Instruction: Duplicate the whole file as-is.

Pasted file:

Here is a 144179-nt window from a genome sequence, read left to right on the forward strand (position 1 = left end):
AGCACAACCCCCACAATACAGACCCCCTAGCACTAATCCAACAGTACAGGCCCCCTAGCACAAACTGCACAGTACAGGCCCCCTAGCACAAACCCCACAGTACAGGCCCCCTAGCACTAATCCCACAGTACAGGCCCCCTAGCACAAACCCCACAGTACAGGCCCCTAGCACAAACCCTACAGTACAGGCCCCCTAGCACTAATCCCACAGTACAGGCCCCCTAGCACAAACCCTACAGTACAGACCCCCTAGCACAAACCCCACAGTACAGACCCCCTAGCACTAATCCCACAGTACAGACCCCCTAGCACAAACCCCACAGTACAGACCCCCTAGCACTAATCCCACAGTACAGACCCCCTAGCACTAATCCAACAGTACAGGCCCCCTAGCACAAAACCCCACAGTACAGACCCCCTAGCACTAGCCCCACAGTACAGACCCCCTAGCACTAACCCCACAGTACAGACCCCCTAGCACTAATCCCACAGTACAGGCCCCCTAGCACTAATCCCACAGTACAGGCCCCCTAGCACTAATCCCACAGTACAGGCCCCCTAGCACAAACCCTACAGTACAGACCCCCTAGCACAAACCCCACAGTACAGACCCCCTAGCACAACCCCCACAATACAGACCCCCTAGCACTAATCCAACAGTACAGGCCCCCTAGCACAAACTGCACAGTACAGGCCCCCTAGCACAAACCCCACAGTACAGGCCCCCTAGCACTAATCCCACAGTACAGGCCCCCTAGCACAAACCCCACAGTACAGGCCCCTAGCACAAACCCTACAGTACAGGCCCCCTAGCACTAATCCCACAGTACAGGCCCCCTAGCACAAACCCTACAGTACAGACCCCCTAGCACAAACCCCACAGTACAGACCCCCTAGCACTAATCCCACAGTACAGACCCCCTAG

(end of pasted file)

Here is a 144179-nt window from a genome sequence, read left to right on the forward strand (position 1 = left end):
AGCACAACCCCCACAATACAGACCCCCTAGCACTAATCCAACAGTACAGGCCCCCTAGCACAAACTGCACAGTACAGGCCCCCTAGCACAAACCCCACAGTACAGGCCCCCTAGCACTAATCCCACAGTACAGGCCCCCTAGCACAAACCCCACAGTACAGGCCCCTAGCACAAACCCTACAGTACAGGCCCCCTAGCACTAATCCCACAGTACAGGCCCCCTAGCACAAACCCTACAGTACAGACCCCCTAGCACAAACCCCACAGTACAGACCCCCTAGCACTAATCCCACAGTACAGACCCCCTAGCACAAACCCCACAGTACAGACCCCCTAGCACTAATCCCACAGTACAGACCCCCTAGCACTAATCCAACAGTACAGGCCCCCTAGCACAAAACCCCACAGTACAGACCCCCTAGCACTAGCCCCACAGTACAGACCCCCTAGCACTAACCCCACAGTACAGACCCCCTAGCACTAATCCCACAGTACAGGCCCCCTAGCACTAATCCCACAGTACAGGCCCCCTAGCACTAATCCCACAGTACAGGCCCCCTAGCACAAACCCTACAGTACAGACCCCCTAGCACAAACCCCACAGTACAGACCCCCTAGCACAACCCCCACAATACAGACCCCCTAGCACTAATCCAACAGTACAGGCCCCCTAGCACAAACTGCACAGTACAGGCCCCCTAGCACAAACCCCACAGTACAGGCCCCCTAGCACTAATCCCACAGTACAGGCCCCCTAGCACAAACCCCACAGTACAGGCCCCTAGCACAAACCCTACAGTACAGGCCCCCTAGCACTAATCCCACAGTACAGGCCCCCTAGCACAAACCCTACAGTACAGACCCCCTAGCACAAACCCCACAGTACAGACCCCCTAGCACTAATCCCACAGTACAGACCCCCTAG